Astrea / News / A second “moratorium” to shield Belgian bus...

24-12-2020

A second “moratorium” to shield Belgian business undertakings from bankruptcy as from 24 December 2020

Update | Louis Verstraeten

Lorem ipsum dolor sit amet,
consetetur sadipscing elitr,
sed diam nonumy eirmod
tempor invidunt ut labore et
dolore

Due to a second “moratorium” Belgian business undertakings will be protected from bankruptcy for a limited period from 24 December 2020 till 31 January 2021. This has been decided by the Belgian legislator in a law of 20 December 2020, published today on 24 December 2020.

In the spring of 2020 a first moratorium was granted in the heat of the first wave of the corona-crisis. This time, the moratorium is more nuanced and it is not an overall suspension of payments or insolvency proceedings.

All business undertakings who are affected by closure measures (decided by ministerial decree of 28 October 2020) are automatically granted a general “stay”. This stay is somewhat similar to the stay granted to business undertakings that have applied for a judicial reorganization.

Business undertakings who are operating and can remain open do not fall within the scope of the “moratorium”.  This means for example that retail companies and shops will not benefit from the “moratorium”, but that most entertainment companies, bars & restaurants probably will.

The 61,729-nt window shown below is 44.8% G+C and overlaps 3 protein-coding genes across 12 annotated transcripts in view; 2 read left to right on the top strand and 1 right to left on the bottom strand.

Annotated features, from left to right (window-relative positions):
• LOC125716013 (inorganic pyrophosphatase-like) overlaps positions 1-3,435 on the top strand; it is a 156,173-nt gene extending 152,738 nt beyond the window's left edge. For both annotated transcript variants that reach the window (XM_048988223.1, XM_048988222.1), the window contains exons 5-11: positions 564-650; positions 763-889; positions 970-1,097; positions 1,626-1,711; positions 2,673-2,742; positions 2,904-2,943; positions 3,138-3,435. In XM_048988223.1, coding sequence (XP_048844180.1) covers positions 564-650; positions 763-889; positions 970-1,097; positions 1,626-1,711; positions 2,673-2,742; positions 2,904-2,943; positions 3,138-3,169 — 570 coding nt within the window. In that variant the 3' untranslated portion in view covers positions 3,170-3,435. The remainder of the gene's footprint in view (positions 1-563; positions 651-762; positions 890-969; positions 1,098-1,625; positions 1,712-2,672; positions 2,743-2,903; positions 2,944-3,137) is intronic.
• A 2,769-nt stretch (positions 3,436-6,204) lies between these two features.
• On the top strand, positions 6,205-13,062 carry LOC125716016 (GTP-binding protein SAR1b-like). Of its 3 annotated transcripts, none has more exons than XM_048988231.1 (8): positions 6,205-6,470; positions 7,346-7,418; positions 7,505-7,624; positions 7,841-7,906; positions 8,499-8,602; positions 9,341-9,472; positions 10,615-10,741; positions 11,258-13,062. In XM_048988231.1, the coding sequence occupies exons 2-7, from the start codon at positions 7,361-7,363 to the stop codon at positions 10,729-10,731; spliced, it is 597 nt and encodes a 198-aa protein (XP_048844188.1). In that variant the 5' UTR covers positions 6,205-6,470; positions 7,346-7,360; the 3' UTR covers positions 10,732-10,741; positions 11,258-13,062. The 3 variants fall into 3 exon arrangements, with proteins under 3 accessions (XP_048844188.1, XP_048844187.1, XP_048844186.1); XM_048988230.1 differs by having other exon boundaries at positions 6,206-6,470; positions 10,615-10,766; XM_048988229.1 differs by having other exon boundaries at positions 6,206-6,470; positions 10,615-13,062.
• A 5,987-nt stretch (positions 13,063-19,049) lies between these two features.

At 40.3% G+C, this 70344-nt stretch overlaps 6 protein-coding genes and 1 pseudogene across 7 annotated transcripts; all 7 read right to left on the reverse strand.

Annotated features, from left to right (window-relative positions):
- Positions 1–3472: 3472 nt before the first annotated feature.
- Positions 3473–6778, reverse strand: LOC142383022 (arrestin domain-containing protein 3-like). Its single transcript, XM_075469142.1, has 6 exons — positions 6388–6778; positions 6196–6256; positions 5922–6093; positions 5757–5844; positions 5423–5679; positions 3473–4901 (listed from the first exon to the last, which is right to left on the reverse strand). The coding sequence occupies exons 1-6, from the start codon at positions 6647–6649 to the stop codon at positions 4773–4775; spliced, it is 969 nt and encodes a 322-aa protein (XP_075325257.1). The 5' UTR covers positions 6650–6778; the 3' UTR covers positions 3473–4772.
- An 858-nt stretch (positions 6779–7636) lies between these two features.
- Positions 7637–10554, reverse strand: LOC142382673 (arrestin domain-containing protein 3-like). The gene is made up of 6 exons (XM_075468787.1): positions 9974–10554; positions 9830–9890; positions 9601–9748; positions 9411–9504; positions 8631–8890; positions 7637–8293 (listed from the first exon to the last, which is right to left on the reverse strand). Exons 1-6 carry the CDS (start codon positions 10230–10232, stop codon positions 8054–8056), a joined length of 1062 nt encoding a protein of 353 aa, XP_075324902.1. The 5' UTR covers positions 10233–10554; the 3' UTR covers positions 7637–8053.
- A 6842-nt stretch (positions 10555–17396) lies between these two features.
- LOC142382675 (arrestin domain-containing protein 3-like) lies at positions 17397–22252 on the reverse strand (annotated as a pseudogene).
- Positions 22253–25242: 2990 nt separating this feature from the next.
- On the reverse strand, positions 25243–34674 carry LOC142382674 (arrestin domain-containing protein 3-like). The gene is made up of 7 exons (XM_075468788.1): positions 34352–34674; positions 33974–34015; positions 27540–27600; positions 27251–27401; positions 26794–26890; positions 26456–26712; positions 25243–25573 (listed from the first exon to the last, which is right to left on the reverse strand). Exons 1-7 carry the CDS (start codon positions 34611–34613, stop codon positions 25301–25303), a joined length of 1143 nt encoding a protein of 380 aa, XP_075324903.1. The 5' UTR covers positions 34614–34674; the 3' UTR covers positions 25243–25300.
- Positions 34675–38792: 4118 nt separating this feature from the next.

The “moratorium” implies, among others, that no civil attachment and seizures can take place and that the forced execution of judgments is halted. No business undertaking can be summoned in bankruptcy or judicial liquidation. Directors have no obligation to file for bankruptcy when the conditions are met, but they may do so. Contracts cannot be terminated, unilaterally or by court decision, merely due to a failure to pay (other non-execution could still lead to termination). Business undertakings that have underwent a judicial reorganization can postpone the terms agreed in their reorganization plan.

Certain protective wording is included in the law, for instance, that employers cannot invoke the “moratorium” in relation to the employees. Financiers are relieved of liability if their new credit failed to safeguard the continuity of the business.  Finally, each interested party can contest in special summary proceedings when a business undertaking unlawfully invokes the “moratorium”

It remains to be seen if this second moratorium will be effective in reducing the long-awaited boom in bankruptcies. Paradoxically, the number of bankruptcies has been below average since the beginning of the first lockdown, nine months ago. These figures however, seem to disguise a growing indebtedness that will surface sooner or later.

If your company is affected by the Belgian “moratorium” you can contact Astrea via louis.verstraeten@astrealaw.be

Verwandte Nachrichten